Hampton (6-8) gave up six runs in the first inning, including a three-run homer to Alfonso Soriano. Seven of the first nine batters reached against Hampton, and the two Cubs batters who didn't reach in that span had a sacrifice fly and a sacrifice bunt.
"I think we just got to him early," Cubs first baseman Derrek Lee said. "The leadoff hitter gets on and [Ryan] Theriot hits a double and it's second and third right off the bat. The pitcher's in a tough position, and we were just able to capitalize and keep adding on."
With the shorthanded Astros bullpen having thrown 13 innings in the first two games of the series, Hampton had no choice but to try to endure as many innings as possible. Hampton, who is 0-3 with a 7.40 ERA in his last four road starts, lost at Wrigley Field for the first time since 1997.
"You try to go as long as you can go with your starter, especially at this point in time and all the innings we've had the last few days," Houston manager Cecil Cooper said. "I thought Mike kind of sucked it up for us a little bit, and you've got to do that. You hate to leave a guy out there and give up seven or eight runs, but you kind of didn't have a whole lot of choice."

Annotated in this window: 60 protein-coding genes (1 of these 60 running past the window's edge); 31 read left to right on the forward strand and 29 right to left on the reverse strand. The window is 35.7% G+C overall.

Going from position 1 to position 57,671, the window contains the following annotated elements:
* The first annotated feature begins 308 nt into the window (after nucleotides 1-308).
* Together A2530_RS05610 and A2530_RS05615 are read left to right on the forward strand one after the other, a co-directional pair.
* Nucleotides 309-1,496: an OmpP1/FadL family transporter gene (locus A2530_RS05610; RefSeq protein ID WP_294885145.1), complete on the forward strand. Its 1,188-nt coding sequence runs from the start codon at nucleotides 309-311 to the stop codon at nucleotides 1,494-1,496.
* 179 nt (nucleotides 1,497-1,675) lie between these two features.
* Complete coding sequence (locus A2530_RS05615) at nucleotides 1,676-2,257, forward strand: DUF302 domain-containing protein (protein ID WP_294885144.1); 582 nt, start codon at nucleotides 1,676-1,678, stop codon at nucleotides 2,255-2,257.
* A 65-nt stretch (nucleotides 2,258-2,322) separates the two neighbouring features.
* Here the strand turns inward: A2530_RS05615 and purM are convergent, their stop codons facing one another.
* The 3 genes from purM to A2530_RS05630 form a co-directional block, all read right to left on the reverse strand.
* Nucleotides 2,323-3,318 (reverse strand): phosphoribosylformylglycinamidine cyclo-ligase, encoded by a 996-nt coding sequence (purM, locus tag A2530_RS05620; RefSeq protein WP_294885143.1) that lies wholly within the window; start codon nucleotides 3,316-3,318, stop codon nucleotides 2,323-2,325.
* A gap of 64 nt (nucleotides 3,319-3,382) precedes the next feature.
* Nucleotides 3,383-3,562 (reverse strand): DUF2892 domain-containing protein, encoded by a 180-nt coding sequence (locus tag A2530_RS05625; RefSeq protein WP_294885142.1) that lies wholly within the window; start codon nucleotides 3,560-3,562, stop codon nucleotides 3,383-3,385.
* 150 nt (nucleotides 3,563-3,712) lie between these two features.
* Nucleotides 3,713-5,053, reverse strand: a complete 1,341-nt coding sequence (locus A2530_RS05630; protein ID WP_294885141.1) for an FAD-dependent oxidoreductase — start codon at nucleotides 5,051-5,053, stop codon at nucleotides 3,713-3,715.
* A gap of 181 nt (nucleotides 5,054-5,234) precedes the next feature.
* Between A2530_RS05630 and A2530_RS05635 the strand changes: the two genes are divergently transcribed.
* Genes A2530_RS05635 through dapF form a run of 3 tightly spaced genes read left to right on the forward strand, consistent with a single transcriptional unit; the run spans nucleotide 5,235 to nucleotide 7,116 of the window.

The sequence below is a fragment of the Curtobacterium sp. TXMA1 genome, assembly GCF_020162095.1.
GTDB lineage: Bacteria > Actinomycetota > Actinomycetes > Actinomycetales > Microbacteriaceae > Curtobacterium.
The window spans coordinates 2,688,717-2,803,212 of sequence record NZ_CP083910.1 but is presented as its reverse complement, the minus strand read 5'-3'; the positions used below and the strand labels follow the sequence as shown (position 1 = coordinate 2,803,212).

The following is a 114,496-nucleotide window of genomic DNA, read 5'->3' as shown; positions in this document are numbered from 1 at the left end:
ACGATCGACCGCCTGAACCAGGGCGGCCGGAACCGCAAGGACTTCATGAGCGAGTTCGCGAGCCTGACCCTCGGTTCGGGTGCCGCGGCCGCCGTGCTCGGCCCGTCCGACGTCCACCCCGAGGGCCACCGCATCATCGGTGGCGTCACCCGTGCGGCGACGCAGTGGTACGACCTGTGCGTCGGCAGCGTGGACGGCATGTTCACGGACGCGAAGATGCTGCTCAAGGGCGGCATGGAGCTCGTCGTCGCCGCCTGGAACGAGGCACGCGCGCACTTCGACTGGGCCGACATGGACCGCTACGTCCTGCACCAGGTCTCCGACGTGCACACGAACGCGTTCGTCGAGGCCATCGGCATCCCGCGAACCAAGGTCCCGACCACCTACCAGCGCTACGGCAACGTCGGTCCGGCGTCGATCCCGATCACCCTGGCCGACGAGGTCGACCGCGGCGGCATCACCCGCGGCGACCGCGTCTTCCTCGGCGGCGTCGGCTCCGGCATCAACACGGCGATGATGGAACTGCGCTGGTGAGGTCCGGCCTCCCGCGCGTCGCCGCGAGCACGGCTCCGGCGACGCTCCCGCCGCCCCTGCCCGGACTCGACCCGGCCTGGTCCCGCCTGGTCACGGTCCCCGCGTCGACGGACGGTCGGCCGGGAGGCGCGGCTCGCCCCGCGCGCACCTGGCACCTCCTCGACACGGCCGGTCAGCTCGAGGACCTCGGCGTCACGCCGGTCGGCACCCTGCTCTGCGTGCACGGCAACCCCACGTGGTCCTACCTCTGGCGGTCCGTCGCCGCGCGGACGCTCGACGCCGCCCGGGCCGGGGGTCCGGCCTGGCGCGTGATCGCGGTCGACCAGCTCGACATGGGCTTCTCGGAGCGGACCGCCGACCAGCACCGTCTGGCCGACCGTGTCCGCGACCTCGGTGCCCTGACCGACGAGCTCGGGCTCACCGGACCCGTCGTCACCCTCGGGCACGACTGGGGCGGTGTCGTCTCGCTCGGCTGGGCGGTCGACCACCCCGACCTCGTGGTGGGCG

Highly touted prospect Bud Norris replaced Hampton and worked three innings in his Major League debut, giving up one run. Doug Brocail, making his first appearance in a Major League game since May 3, allowed three hits and two runs in the eighth inning.
Meanwhile, Cubs starter Randy Wells (7-4) threw a career-high eight scoreless innings to win his third consecutive game. Wells, who held the Astros to four hits in six scoreless May 16 in Houston, didn't allow a runner to reach second base until the eighth inning.
"We got down early and he had a good lead early, which helps a pitcher out," Astros center fielder Michael Bourn said. "You can settle down and settle in when you have a big lead. It's a different ballgame if we stay with him a little bit better. He got out of some jams and had some double-play balls."
Second baseman Kaz Matsui (3-for-3) accounted for half of the Astros' six hits. Hunter Pence had a single to extend his hitting streak to six games, and Miguel Tejada went 1-for-4 and has hit safely in 19 of the past 21 games. All six of the Astros' hits were singles.
None of that mattered much, though, after Hampton's first-inning struggles. Opposing batters are hitting .443 against Hampton in the first inning of games this year. Aramis Ramirez hit a solo homer off him in the second, and the Cubs scored twice more in the fourth to make it 9-0.
"Most of his starts he's been able to get righted after giving up one or maybe two, and he'll go two or three innings where he throws the ball a lot better and keeps it down instead of giving them pitches to hit," Cooper said. "Today was kind of a tough day for him. He has some problems in the first innings. We have to figure out a way to get that right."